Adapted from the popular 2D fighter competitive video game franchise, Street Fighter: The Legend of Chun-Li continues the trend of horrible video games films. The Street Fighter franchise is an odd choice for a film adaptation because the game has no real story. Most of Street Fighter’s appeal is in the complexity of its combat, not narrative.
Ironically, the film’s greatest pitfall is not that it is all spectacle and no plot, but that it has too much plot. The film spends a good deal of screen-time showing a young Chun-Li (Inez Yan) growing up. From her budding skills as a piano prodigy to her interest in her father’s (Edmund Chen) martial arts, the first act is far too long. Therefore, when lord Bison (Neal McDonough) kidnaps her father, it’s almost a relief because at least the film is finally moved beyond the first act.
Years later Chun-Li (Kristin Kreuk), now a famous pianist, discovers her father is still alive and held by Bison. Before hunting down Bison, she is first intercepted by Gen (Robin Shou), a former friend of Bison who turned away from his criminal life and now seeks to hunt out crime wherever it is found. He trains her in the mystical art of some unnamed supernatural power and upon completion she begins her hunt for her father’s captor.
Yet even as lengthy as the setup is, the film needs more plot to reach feature length. Two agents, Charlie Nash (Chris Klein) and Maya Sunee (Moon Bloodgood), are on a special team investigating the deaths of the crime lords in town and their prime suspect in Bison. This subplot is unnecessary exposition that never adds up to anything. The problem is that this subplot wants to explain why Bison is evil. But Bison is a villain in the vein of the Joker. He defies logic and cannot be explained reasonably.
This is unfortunate, for Neal McDonough is the only decent actor in the entire film. He has the passive-aggressive stone-faced, suit-wearing villain down. It’s nothing we haven’t seen done better, but it’s done convincingly. This is more than can be said for the rest of the cast. No one else can deliver a single line without sounding indecisive or on edge. The cast acts as if the camera is a gun that might go off if they give a bad performance. A couple of actors do get shot, but I think that has more to do with the plot than their performance.
Even if they could have pulled off their lines they wouldn’t be able to rectify the flavorless screenwriting. Maybe that’s a little harsh as the film avoids cliché by creating it’s own personal flavor of bland. The dialogue fails to be memorable or funny. It’s not even so bad it’s good material. Most of the dialogue is either poor one-liners, useless exposition or something that could be better expressed visually.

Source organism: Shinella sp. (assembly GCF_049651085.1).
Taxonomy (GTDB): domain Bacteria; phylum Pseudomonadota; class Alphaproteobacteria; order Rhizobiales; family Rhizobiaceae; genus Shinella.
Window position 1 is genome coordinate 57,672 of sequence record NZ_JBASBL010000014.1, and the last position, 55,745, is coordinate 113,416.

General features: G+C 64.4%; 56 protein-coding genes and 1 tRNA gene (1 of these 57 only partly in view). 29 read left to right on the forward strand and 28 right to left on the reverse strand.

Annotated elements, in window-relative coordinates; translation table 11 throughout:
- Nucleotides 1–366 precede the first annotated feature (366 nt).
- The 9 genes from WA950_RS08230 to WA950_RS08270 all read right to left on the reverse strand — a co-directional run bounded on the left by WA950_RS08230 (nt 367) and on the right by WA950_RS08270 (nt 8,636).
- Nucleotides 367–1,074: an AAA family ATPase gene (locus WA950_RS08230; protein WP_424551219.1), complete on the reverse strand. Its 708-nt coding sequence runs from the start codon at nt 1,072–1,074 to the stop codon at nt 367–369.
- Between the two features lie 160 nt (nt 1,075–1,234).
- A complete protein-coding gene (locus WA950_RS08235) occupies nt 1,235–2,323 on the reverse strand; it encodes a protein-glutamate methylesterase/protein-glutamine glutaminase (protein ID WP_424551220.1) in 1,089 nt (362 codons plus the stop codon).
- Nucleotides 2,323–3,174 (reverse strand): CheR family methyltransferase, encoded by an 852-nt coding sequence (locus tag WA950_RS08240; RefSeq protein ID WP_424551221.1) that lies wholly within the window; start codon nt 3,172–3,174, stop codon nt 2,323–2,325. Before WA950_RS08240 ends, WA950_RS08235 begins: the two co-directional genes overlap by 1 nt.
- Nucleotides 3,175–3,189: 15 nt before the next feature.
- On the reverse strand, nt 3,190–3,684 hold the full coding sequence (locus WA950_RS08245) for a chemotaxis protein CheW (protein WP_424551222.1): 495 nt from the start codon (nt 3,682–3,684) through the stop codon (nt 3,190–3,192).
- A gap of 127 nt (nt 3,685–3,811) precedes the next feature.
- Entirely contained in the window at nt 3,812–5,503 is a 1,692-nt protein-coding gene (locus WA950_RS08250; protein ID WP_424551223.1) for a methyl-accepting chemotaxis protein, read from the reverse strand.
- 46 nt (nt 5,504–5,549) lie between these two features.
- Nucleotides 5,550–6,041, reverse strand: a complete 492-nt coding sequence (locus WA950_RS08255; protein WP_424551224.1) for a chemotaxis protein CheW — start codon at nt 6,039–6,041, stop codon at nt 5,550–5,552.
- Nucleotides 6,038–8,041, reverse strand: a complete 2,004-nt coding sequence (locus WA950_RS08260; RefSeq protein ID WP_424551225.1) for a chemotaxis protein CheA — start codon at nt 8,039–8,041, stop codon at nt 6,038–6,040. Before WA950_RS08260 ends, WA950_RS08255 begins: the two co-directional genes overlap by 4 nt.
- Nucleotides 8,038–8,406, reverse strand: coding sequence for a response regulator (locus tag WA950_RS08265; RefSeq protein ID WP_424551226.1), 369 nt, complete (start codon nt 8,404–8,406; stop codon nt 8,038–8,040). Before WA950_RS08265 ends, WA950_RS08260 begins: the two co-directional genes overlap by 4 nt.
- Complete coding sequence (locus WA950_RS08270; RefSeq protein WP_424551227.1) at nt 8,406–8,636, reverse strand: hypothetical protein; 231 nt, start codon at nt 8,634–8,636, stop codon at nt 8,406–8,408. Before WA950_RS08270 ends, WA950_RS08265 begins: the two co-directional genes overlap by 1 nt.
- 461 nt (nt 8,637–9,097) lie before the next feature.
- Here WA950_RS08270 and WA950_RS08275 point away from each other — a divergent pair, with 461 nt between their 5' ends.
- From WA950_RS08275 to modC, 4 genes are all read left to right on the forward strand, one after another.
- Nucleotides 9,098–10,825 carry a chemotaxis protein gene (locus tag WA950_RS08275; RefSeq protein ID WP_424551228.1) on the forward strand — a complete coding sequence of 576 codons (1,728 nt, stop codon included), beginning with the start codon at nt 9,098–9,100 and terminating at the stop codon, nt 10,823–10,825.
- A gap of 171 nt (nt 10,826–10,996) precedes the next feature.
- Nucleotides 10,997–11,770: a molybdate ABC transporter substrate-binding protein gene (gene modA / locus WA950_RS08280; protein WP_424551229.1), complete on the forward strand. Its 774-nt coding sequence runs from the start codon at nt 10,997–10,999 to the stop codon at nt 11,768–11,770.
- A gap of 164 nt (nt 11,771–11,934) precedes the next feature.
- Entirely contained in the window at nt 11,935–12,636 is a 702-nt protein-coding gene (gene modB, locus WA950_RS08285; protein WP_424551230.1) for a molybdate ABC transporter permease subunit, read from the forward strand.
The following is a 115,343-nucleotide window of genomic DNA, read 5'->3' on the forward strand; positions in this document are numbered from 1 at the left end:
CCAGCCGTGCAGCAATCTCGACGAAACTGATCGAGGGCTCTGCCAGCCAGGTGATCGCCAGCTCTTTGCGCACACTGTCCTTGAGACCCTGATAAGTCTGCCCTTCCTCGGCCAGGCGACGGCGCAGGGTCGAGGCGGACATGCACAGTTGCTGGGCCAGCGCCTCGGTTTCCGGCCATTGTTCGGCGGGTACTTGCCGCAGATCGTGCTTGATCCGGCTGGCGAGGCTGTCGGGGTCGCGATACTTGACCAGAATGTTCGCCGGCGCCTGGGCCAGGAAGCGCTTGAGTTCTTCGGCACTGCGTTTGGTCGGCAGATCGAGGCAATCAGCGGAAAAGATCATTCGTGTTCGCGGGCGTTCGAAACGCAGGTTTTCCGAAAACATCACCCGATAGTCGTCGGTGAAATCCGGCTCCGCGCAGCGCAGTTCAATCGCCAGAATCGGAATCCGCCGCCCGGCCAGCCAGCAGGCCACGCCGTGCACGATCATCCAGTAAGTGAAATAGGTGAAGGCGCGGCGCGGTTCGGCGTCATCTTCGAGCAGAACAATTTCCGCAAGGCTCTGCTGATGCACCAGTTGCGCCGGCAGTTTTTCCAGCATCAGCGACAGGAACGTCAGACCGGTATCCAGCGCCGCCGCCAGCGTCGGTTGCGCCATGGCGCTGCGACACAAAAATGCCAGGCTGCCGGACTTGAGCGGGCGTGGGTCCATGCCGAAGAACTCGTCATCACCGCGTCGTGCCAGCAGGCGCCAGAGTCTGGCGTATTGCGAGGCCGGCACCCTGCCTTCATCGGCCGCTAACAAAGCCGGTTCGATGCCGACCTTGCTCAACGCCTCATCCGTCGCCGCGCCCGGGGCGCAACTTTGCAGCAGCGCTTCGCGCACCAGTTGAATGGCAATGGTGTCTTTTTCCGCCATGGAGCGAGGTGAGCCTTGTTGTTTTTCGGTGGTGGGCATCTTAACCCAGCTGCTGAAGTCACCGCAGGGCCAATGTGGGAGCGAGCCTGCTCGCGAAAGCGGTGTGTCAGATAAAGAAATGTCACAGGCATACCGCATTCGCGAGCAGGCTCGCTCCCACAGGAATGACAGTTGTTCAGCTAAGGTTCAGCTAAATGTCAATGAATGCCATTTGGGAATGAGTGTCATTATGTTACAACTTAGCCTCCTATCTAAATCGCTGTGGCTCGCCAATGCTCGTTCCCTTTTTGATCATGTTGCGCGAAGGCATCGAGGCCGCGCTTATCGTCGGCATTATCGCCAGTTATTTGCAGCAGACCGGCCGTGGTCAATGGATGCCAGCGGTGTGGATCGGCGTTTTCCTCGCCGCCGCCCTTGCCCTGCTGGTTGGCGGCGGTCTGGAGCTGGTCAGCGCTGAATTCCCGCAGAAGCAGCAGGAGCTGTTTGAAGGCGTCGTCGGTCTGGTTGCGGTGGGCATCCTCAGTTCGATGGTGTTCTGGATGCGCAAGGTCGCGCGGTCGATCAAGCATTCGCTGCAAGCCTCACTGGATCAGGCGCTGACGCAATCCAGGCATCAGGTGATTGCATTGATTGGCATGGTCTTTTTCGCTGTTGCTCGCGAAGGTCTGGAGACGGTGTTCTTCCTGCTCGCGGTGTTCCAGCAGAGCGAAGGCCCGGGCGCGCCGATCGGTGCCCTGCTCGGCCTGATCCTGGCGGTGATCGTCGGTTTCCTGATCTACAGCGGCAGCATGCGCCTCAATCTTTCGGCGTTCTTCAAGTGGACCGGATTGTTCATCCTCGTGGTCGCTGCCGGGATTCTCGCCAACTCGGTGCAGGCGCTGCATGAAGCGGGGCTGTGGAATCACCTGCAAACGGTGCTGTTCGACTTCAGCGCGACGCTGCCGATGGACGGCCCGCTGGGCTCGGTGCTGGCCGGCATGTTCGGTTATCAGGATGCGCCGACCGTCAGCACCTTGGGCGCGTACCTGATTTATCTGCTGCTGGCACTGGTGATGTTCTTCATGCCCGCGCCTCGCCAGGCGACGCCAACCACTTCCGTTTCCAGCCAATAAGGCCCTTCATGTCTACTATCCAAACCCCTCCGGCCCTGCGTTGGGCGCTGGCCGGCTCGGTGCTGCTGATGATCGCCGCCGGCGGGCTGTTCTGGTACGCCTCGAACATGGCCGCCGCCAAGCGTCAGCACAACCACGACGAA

This leads into the most truly horrific part of the film, the voice-overs. Instead of using situations and dialogue with layered meanings, screenwriter Justin Marks simply tells us what Chun-Li is feeling or thinking at any given moment. It should be Kristin Kreuk’s performance that conveys the emotion, not amateur and obtrusive voice-overs.
Leaving aside the screenplay and acting issues one would hope for at least a fair number of good fight sequences. It’s even got the word “fighter” in the title. But for every five minutes of action there are around ten minutes of dull plot and horrible acting to wade through.
But here’s the kicker, the fights are caught up in the latest Hollywood trend of shooting brawls up close and personal. All the action is shot in close-ups where the elegance and fluidity of the Orient fighting styles are lost. There are countless instances where it’s hard to tell who is hitting whom. The camera should have given the players some space. Medium shots would have allowed us to see and enjoy the action. Instead, the film creates disorienting action sequences that cannot be enjoyed.
Street Fighter: The Legend of Chun-Li started off on the wrong foot by adapting a video game series that has no story worth speaking of into a film that has too much bland story. From there the film trips over unconvincing acting and flat dialogue. The final tumble is that the film cannot even create fun, over the top action sequences. Street Fighter: The Legend of Chun-Li is a film without anything memorable, interesting or entertaining.
© 2009 James Blake Ewing